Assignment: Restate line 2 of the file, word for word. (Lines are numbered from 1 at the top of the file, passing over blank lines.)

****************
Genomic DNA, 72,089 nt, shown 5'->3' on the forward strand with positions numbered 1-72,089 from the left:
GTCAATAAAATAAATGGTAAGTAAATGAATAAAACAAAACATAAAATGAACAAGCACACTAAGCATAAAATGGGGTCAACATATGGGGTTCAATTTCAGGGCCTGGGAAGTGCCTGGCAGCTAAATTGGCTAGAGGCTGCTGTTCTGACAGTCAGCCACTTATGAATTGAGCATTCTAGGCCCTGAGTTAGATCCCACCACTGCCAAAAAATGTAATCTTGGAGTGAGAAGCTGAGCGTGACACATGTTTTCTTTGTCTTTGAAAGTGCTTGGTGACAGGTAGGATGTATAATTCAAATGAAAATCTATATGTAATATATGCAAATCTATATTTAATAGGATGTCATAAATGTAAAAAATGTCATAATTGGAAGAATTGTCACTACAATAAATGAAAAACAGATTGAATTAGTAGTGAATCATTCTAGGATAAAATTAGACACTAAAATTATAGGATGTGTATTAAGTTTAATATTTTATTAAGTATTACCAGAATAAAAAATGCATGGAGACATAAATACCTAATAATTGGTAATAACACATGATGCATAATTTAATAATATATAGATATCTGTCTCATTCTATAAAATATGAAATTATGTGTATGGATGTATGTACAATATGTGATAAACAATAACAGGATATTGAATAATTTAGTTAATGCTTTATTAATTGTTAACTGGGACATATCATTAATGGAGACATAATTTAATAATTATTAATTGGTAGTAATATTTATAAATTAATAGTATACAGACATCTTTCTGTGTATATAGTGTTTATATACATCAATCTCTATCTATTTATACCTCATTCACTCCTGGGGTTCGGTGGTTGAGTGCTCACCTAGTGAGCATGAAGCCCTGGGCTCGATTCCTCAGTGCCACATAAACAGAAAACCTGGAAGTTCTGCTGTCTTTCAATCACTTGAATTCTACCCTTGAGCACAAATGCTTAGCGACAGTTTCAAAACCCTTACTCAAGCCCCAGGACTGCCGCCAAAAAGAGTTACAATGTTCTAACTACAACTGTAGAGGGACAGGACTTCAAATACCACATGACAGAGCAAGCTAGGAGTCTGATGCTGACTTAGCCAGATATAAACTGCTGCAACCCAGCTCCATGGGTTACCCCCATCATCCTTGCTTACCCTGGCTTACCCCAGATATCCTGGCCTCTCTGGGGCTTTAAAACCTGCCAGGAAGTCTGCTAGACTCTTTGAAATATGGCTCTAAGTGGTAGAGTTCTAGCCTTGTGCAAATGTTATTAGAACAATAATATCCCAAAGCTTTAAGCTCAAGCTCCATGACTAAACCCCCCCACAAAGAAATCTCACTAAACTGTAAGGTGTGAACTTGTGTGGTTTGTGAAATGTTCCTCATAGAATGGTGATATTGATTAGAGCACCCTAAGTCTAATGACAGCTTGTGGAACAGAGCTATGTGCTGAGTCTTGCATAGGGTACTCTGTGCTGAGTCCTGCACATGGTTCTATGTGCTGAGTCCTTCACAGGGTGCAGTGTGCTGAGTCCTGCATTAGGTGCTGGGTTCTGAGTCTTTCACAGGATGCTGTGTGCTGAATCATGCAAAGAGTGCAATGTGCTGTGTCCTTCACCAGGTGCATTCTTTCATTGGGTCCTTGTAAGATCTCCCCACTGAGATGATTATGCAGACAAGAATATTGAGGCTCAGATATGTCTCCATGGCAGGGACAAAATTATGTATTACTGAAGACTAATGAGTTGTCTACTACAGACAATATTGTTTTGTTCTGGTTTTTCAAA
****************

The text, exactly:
GTCAATAAAATAAATGGTAAGTAAATGAATAAAACAAAACATAAAATGAACAAGCACACTAAGCATAAAATGGGGTCAACATATGGGGTTCAATTTCAGGGCCTGGGAAGTGCCTGGCAGCTAAATTGGCTAGAGGCTGCTGTTCTGACAGTCAGCCACTTATGAATTGAGCATTCTAGGCCCTGAGTTAGATCCCACCACTGCCAAAAAATGTAATCTTGGAGTGAGAAGCTGAGCGTGACACATGTTTTCTTTGTCTTTGAAAGTGCTTGGTGACAGGTAGGATGTATAATTCAAATGAAAATCTATATGTAATATATGCAAATCTATATTTAATAGGATGTCATAAATGTAAAAAATGTCATAATTGGAAGAATTGTCACTACAATAAATGAAAAACAGATTGAATTAGTAGTGAATCATTCTAGGATAAAATTAGACACTAAAATTATAGGATGTGTATTAAGTTTAATATTTTATTAAGTATTACCAGAATAAAAAATGCATGGAGACATAAATACCTAATAATTGGTAATAACACATGATGCATAATTTAATAATATATAGATATCTGTCTCATTCTATAAAATATGAAATTATGTGTATGGATGTATGTACAATATGTGATAAACAATAACAGGATATTGAATAATTTAGTTAATGCTTTATTAATTGTTAACTGGGACATATCATTAATGGAGACATAATTTAATAATTATTAATTGGTAGTAATATTTATAAATTAATAGTATACAGACATCTTTCTGTGTATATAGTGTTTATATACATCAATCTCTATCTATTTATACCTCATTCACTCCTGGGGTTCGGTGGTTGAGTGCTCACCTAGTGAGCATGAAGCCCTGGGCTCGATTCCTCAGTGCCACATAAACAGAAAACCTGGAAGTTCTGCTGTCTTTCAATCACTTGAATTCTACCCTTGAGCACAAATGCTTAGCGACAGTTTCAAAACCCTTACTCAAGCCCCAGGACTGCCGCCAAAAAGAGTTACAATGTTCTAACTACAACTGTAGAGGGACAGGACTTCAAATACCACATGACAGAGCAAGCTAGGAGTCTGATGCTGACTTAGCCAGATATAAACTGCTGCAACCCAGCTCCATGGGTTACCCCCATCATCCTTGCTTACCCTGGCTTACCCCAGATATCCTGGCCTCTCTGGGGCTTTAAAACCTGCCAGGAAGTCTGCTAGACTCTTTGAAATATGGCTCTAAGTGGTAGAGTTCTAGCCTTGTGCAAATGTTATTAGAACAATAATATCCCAAAGCTTTAAGCTCAAGCTCCATGACTAAACCCCCCCACAAAGAAATCTCACTAAACTGTAAGGTGTGAACTTGTGTGGTTTGTGAAATGTTCCTCATAGAATGGTGATATTGATTAGAGCACCCTAAGTCTAATGACAGCTTGTGGAACAGAGCTATGTGCTGAGTCTTGCATAGGGTACTCTGTGCTGAGTCCTGCACATGGTTCTATGTGCTGAGTCCTTCACAGGGTGCAGTGTGCTGAGTCCTGCATTAGGTGCTGGGTTCTGAGTCTTTCACAGGATGCTGTGTGCTGAATCATGCAAAGAGTGCAATGTGCTGTGTCCTTCACCAGGTGCATTCTTTCATTGGGTCCTTGTAAGATCTCCCCACTGAGATGATTATGCAGACAAGAATATTGAGGCTCAGATATGTCTCCATGGCAGGGACAAAATTATGTATTACTGAAGACTAATGAGTTGTCTACTACAGACAATATTGTTTTGTTCTGGTTTTTCAAA